I can just image Warren Largay walking in to see the features editor at the Milwaukee Journal, explaining that he has a feature that's entirely new and different from anything before seen, and it's going to be a big, big hit for some lucky paper. "Y'see, it's a feature that educates and entertains at the same time. I'm real sneaky about the education part; I teach readers the meanings of words by giving their synonyms. Like I pair 'equestrian' with a simpler term 'horseman', see? But it's not just that, because each one is told in a lilting musical verse. And I've got this great character, Frieda, who knows all these synonyms and drives people batty using them all the time. She's a real sourpuss and everyone laughs at her behind her back. She's a million laughs, right? So in each panel you get a vocabulary lesson, a song, and a hilarious cartoon featuring my character, Frieda."

The features editor I have in mind had ushered Warren out of his office about half-way through that pitch. But, miraculouly, the powers that be at the Milwaukee Journal said they'd give it a try. Maybe Frieda said the magic word Gratuitous, as in Free, and that won the editor over. That's Frieda debuted there as a daily on November 30 1936.

Strangely, though, the panel did not immediately inspire fan clubs. The Journal thought better of their rash decision after just three weeks, and That's Frieda last graced their pages on December 18.

But our story isn't over. Largay then went to a competing paper, the Milwaukee Leader, and talked them into running That's Frieda. Maybe Frieda once again flashed her big vocabulary, mentioning the term Unrecompensed, as in No Charge. I don't have definite running dates for That's Frieda in the Leader, but it definitely appeared there for at least three months, January through March 1937.

As far as I know, that's it for Frieda. Most likely after having people laugh behind her back for four months, she walked out onto an ice floe in Lake Michigan and said "Goodbye Brutish, as in Cruel, World". I don't know if Warren Largay made any other forays into newspaper cartooning; while That's Frieda was patently awful, in fairness he was a perfectly passable cartoonist and I do hope he tried again.

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Saturday, September 09, 2017

 

Herriman Saturday


May 8 1909 -- A nice character study of Los Angeles Angels' manager Hen Berry.

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Friday, September 08, 2017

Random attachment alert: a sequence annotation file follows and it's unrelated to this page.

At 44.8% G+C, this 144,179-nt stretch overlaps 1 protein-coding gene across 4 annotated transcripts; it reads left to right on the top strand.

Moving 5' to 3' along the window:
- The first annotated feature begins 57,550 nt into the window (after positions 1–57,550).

Wish You Were Here, from an Anonymous Rube Goldberg Copyist


This is another of my Foolish Questions postcards produced to fool buyers into thinking they were getting a real Rube Goldberg production. The art and gag does pretty good justice to the verisimilitude of the fake, but the artist always seems to  leave a clue  -- here the dog and the face of the questioner just don't look like Goldberg's work to me.

Thanks to Evan Schad, we now know that G&B is Gartner & Bender out of Chicago.

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"Wish you were here"
Glad I'm not, you take care there in the penisula!
D.D.Degg
 
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Thursday, September 07, 2017

 

King News by Moses Koenigsberg: Chapter 9 Part 2

 King News by Moses Koenigsberg

Published by F.A. Stokes Company, 1941

Chapter 9

The Myth of the "Message to Garcia" (part 2)

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Disappointment pursued me throughout the war with Spain. The failure of my attempt to carry a message to Garcia was only the beginning of a series of frustrations. Hope of winning a commission in a competitive examination was destroyed on May 12th. That day Governor Johnston announced his appointments of field and staff officers. He had broken his promise. Chagrin turned my thoughts to Roosevelt’s Rough Riders. They were assembling at San Antonio. There, in my home town, I might find better auspices for enlistment. A conversation with Colonel Craighead dismissed this notion. He pointed out that Roosevelt’s men came largely from the West and Northwest. That fact made it unlikely that they would reach Cuba ahead of troops claiming immunity to yellow fever. Perhaps more important was my job as correspondent. That would be impossible for a member of Roosevelt’s regiment.

On May 21st, the Gulf City Guards were mustered in at Alba’s pasture near Frascati, outside Mobile, as Company E of the Second Alabama Volunteer Infantry Regiment. Eight days later, a trainload of laughing, cheering troops rolled through our camp, waving the campaign sombreros that were destined to symbolize for a number of years the elan of the American soldier. They were Roosevelt’s Rough Riders en route to Tampa. It was a tantalizing spectacle. Apparently, I had foozled my calculations. These boys from the West were beating me to the front.

Two more weeks of dejected waiting brought suddenly revived hopes. On June 15th the quartermaster began the issuance of ordnance and clothing. We were given rifles of the same pattern used by the state militia. Nearly all the equipment was secondhand, but that only spelled the shortening of delay. Indications that we were on our way to real action increased hourly. We were assigned to General Coppinger’s command. On June 17th we broke camp at Frascati and marched eleven miles to Spring Hill. We were part of the second brigade of the First Division of the Fourth Army Corps. At reveille on June 19th the camp was in a hubbub. Orders had come to board transports in Mobile Bay. But the tents were not struck that day. Somebody in authority had discovered at the last moment that General Coppinger’s corps was not quite ready for front-line duty. The second brigade was armed with single-shot Springfield rifles with black-powder cartridges. It might be at some disadvantage facing smokeless Mausers, each capable of a spurt of five bullets.